Fedora servers breached after external compromise
Open sourcer account hacked
Servers belonging to the Fedora Project were breached over the weekend by an unknown hacker who gained access though a team member's account.
The compromise of fedorapeople.org meant that the attacker had the ability, however briefly, to push changes to Fedora's SCM system. There's no evidence any such updates were made or that Fedora's systems were subject to any vulnerabilities or exploits.
“While the user in question had the ability to commit to Fedora SCM, the Infrastructure Team does not believe that the compromised account was used to do this, or cause any builds or updates in the Fedora build system,” Fedora Project Leader Jared Smith wrote. “The Infrastructure Team believes that Fedora users are in no way threatened by this security breach and we have found no evidence that the compromise extended beyond this single account.”
The breach was discovered on Saturday when an unnamed Fedora contributor received an email informing him that details for his Fedora account had been changed. Investigators quickly determined the account credentials “were compromised externally” and restricted access to the account. They also took filesystem snapshots of all systems the account had access to and audited logs immediately following the breach.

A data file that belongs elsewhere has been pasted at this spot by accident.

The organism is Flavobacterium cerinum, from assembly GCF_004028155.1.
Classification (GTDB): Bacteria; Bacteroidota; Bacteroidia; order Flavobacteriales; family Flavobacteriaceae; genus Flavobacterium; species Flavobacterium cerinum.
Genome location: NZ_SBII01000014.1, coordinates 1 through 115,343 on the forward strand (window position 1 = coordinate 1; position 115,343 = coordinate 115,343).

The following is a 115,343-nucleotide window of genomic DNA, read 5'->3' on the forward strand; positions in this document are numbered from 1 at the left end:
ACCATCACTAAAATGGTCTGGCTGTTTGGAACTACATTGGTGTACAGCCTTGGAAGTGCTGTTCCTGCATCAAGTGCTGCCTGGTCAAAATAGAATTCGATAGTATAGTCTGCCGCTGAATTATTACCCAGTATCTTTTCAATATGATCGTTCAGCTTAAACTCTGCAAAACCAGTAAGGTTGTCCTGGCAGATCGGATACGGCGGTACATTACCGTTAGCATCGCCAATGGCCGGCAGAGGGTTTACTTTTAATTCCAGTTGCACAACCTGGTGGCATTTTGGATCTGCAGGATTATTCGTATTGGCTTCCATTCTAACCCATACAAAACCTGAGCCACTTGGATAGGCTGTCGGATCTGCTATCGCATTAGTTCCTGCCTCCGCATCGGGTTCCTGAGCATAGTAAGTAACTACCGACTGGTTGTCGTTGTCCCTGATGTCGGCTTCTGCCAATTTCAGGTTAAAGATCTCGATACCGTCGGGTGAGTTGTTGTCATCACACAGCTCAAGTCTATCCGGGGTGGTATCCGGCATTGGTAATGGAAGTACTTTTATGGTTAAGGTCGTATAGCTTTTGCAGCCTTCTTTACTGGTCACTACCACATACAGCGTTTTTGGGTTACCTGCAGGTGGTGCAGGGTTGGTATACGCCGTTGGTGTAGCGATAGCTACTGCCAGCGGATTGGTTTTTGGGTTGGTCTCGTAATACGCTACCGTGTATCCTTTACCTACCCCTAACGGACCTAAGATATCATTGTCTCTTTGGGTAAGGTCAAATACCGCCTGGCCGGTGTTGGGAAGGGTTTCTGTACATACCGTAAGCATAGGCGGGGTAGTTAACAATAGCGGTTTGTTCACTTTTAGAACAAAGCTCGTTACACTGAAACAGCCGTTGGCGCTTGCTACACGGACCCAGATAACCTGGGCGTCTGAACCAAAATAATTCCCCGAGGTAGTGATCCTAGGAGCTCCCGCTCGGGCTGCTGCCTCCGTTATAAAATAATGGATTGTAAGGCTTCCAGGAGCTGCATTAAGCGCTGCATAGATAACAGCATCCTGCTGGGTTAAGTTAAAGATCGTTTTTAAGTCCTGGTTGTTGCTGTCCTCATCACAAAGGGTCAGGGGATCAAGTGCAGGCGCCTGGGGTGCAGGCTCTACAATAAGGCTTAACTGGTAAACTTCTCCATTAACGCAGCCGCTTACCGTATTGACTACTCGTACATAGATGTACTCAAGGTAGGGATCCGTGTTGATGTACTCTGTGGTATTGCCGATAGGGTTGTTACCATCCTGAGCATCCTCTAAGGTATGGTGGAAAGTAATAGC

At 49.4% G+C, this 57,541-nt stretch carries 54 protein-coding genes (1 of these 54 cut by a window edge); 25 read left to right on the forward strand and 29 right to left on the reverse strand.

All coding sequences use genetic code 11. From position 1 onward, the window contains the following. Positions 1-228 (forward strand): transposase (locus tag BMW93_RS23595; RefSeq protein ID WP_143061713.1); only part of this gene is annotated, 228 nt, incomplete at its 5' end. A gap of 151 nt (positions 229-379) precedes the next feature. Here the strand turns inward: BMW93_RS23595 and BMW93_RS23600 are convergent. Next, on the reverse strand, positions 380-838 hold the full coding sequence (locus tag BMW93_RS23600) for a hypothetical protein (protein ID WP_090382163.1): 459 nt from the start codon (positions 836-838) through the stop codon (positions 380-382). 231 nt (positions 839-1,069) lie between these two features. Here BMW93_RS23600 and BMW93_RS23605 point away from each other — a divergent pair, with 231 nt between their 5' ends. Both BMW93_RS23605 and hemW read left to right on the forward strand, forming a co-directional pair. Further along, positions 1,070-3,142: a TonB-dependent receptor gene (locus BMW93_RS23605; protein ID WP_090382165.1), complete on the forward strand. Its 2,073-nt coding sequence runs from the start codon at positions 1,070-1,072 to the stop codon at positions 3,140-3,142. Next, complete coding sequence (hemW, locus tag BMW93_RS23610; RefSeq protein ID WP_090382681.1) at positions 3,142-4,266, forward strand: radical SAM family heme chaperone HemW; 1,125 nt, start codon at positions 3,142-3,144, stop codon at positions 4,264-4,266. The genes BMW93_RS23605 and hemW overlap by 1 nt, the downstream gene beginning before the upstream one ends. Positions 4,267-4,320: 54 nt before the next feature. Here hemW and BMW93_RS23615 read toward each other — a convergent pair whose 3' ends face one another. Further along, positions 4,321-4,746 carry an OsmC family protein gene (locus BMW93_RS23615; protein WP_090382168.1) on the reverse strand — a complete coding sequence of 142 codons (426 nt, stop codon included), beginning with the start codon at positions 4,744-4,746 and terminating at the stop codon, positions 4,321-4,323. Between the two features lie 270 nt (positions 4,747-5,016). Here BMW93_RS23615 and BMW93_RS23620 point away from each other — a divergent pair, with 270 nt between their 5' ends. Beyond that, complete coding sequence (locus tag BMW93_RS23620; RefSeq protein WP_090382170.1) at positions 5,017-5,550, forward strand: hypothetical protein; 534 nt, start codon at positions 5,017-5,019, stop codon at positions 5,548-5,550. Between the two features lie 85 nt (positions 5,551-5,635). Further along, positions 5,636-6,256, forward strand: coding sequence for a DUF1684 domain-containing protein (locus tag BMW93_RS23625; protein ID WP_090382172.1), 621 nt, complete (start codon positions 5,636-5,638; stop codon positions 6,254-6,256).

It's not the first time an open-source project has been attacked. Last month, hackers breached the main server hosting ProFTPD and remained undetected for three days, causing anyone who downloaded the popular open-source file transfer application during that time to be infected with a backdoor that granted unauthorized access to their systems.
Also last month, the main source-code repository for the Free Software Foundation was shut down following an attack that compromised some of the website's account passwords. And in April, hackers penetrated the heavily fortified servers for Apache.org, the second attack against the open-source project in eight months.
Fedora's Smith said investigators planned to delve deeper into the breach and would report any new findings. ®
Sponsored: Benefits from the lessons learned in HPC